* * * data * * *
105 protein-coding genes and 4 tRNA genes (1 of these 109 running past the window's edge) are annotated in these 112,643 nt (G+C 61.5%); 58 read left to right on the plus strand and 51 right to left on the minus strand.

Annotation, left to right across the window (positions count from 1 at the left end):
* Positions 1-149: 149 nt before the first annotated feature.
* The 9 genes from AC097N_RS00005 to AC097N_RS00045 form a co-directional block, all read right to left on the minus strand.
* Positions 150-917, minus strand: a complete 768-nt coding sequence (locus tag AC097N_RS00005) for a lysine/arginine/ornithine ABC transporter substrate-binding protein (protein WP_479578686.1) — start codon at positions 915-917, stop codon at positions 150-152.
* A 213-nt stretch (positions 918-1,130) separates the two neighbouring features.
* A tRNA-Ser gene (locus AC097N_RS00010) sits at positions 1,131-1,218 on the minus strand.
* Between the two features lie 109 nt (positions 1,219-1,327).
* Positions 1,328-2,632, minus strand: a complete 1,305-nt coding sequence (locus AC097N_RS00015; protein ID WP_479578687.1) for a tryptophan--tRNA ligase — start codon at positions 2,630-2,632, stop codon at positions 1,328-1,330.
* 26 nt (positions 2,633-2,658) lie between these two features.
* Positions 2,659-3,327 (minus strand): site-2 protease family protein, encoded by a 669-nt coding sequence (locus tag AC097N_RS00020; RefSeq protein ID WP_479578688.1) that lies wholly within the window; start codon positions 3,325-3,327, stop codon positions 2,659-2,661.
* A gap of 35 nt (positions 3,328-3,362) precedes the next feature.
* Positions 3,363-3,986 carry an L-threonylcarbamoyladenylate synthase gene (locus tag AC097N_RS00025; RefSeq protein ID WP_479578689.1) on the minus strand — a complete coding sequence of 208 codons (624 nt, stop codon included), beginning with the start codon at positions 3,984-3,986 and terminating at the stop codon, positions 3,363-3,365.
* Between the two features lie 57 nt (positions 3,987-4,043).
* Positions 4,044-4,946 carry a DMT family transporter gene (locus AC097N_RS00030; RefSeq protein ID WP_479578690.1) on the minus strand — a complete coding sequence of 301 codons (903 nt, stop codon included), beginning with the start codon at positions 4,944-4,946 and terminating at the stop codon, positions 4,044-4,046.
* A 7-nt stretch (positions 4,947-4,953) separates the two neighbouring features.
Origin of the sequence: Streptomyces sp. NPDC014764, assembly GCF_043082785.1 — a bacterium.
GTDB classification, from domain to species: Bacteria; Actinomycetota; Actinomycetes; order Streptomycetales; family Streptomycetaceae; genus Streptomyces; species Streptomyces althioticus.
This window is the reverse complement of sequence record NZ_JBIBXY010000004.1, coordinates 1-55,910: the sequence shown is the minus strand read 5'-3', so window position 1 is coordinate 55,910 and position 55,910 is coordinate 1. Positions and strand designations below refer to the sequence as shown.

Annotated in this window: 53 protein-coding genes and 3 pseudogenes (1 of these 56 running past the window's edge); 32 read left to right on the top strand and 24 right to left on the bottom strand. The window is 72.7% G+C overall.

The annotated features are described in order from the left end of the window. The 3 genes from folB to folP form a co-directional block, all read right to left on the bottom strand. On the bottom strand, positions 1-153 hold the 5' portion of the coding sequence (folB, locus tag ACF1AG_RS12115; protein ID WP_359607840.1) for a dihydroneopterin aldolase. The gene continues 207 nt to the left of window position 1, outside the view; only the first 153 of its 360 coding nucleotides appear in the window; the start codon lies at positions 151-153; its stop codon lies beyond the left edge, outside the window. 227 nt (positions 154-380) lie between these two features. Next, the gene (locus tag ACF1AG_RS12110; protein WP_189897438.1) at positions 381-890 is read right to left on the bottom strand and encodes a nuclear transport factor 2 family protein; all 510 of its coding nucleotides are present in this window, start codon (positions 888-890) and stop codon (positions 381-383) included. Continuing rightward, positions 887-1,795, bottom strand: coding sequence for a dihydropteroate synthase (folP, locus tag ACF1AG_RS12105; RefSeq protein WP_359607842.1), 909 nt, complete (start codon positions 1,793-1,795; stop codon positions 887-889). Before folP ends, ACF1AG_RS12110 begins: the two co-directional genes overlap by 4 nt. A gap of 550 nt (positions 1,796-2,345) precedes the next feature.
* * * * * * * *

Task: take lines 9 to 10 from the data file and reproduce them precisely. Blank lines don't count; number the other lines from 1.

* Positions 1,328-2,632, minus strand: a complete 1,305-nt coding sequence (locus AC097N_RS00015; protein ID WP_479578687.1) for a tryptophan--tRNA ligase — start codon at positions 2,630-2,632, stop codon at positions 1,328-1,330.
* 26 nt (positions 2,633-2,658) lie between these two features.